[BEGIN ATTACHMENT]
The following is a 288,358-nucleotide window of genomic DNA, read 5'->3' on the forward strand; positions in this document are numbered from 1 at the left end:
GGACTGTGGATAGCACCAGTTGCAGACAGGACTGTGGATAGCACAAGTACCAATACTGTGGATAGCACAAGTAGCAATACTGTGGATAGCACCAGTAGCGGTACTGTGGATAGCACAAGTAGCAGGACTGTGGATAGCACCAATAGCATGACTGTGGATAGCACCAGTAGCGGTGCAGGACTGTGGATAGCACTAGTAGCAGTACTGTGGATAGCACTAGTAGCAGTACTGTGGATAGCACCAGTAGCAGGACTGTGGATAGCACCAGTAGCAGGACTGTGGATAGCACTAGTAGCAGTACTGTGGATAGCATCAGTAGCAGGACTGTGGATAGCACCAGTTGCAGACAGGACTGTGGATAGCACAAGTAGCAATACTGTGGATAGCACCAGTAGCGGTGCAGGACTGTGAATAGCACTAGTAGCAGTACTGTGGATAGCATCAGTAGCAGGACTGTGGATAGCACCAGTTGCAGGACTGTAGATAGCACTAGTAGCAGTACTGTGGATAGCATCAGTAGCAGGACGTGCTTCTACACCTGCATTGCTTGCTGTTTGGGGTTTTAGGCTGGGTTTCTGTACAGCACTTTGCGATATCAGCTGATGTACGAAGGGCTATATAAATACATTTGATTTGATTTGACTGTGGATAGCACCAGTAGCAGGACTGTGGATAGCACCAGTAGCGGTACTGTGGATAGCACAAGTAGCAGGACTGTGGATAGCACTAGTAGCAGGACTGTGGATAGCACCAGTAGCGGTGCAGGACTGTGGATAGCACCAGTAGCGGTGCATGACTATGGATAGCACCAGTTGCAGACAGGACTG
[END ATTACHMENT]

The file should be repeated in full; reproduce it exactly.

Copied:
The following is a 288,358-nucleotide window of genomic DNA, read 5'->3' on the forward strand; positions in this document are numbered from 1 at the left end:
GGACTGTGGATAGCACCAGTTGCAGACAGGACTGTGGATAGCACAAGTACCAATACTGTGGATAGCACAAGTAGCAATACTGTGGATAGCACCAGTAGCGGTACTGTGGATAGCACAAGTAGCAGGACTGTGGATAGCACCAATAGCATGACTGTGGATAGCACCAGTAGCGGTGCAGGACTGTGGATAGCACTAGTAGCAGTACTGTGGATAGCACTAGTAGCAGTACTGTGGATAGCACCAGTAGCAGGACTGTGGATAGCACCAGTAGCAGGACTGTGGATAGCACTAGTAGCAGTACTGTGGATAGCATCAGTAGCAGGACTGTGGATAGCACCAGTTGCAGACAGGACTGTGGATAGCACAAGTAGCAATACTGTGGATAGCACCAGTAGCGGTGCAGGACTGTGAATAGCACTAGTAGCAGTACTGTGGATAGCATCAGTAGCAGGACTGTGGATAGCACCAGTTGCAGGACTGTAGATAGCACTAGTAGCAGTACTGTGGATAGCATCAGTAGCAGGACGTGCTTCTACACCTGCATTGCTTGCTGTTTGGGGTTTTAGGCTGGGTTTCTGTACAGCACTTTGCGATATCAGCTGATGTACGAAGGGCTATATAAATACATTTGATTTGATTTGACTGTGGATAGCACCAGTAGCAGGACTGTGGATAGCACCAGTAGCGGTACTGTGGATAGCACAAGTAGCAGGACTGTGGATAGCACTAGTAGCAGGACTGTGGATAGCACCAGTAGCGGTGCAGGACTGTGGATAGCACCAGTAGCGGTGCATGACTATGGATAGCACCAGTTGCAGACAGGACTG